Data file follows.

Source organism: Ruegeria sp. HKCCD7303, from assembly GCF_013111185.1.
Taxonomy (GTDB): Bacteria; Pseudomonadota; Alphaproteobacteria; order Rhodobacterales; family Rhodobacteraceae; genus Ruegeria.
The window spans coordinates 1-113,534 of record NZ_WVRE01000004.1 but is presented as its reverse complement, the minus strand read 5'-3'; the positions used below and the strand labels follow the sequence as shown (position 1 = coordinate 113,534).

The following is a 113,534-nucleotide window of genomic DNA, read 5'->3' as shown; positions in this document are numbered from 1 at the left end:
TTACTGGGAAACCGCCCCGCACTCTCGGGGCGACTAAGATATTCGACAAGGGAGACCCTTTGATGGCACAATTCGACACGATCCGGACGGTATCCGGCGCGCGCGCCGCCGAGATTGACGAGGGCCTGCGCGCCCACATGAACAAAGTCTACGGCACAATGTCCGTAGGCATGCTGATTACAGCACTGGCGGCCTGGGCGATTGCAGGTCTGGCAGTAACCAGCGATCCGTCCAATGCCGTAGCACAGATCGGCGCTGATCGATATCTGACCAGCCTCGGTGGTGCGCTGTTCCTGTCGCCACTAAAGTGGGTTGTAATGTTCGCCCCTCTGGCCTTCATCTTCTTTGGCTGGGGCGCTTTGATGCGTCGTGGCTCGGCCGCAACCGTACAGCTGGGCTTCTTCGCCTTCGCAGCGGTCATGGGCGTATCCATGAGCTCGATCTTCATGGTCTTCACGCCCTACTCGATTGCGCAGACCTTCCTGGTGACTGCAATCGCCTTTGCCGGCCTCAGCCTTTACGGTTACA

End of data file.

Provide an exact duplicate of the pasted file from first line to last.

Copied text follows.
Source organism: Ruegeria sp. HKCCD7303, from assembly GCF_013111185.1.
Taxonomy (GTDB): Bacteria; Pseudomonadota; Alphaproteobacteria; order Rhodobacterales; family Rhodobacteraceae; genus Ruegeria.
The window spans coordinates 1-113,534 of record NZ_WVRE01000004.1 but is presented as its reverse complement, the minus strand read 5'-3'; the positions used below and the strand labels follow the sequence as shown (position 1 = coordinate 113,534).

The following is a 113,534-nucleotide window of genomic DNA, read 5'->3' as shown; positions in this document are numbered from 1 at the left end:
TTACTGGGAAACCGCCCCGCACTCTCGGGGCGACTAAGATATTCGACAAGGGAGACCCTTTGATGGCACAATTCGACACGATCCGGACGGTATCCGGCGCGCGCGCCGCCGAGATTGACGAGGGCCTGCGCGCCCACATGAACAAAGTCTACGGCACAATGTCCGTAGGCATGCTGATTACAGCACTGGCGGCCTGGGCGATTGCAGGTCTGGCAGTAACCAGCGATCCGTCCAATGCCGTAGCACAGATCGGCGCTGATCGATATCTGACCAGCCTCGGTGGTGCGCTGTTCCTGTCGCCACTAAAGTGGGTTGTAATGTTCGCCCCTCTGGCCTTCATCTTCTTTGGCTGGGGCGCTTTGATGCGTCGTGGCTCGGCCGCAACCGTACAGCTGGGCTTCTTCGCCTTCGCAGCGGTCATGGGCGTATCCATGAGCTCGATCTTCATGGTCTTCACGCCCTACTCGATTGCGCAGACCTTCCTGGTGACTGCAATCGCCTTTGCCGGCCTCAGCCTTTACGGTTACA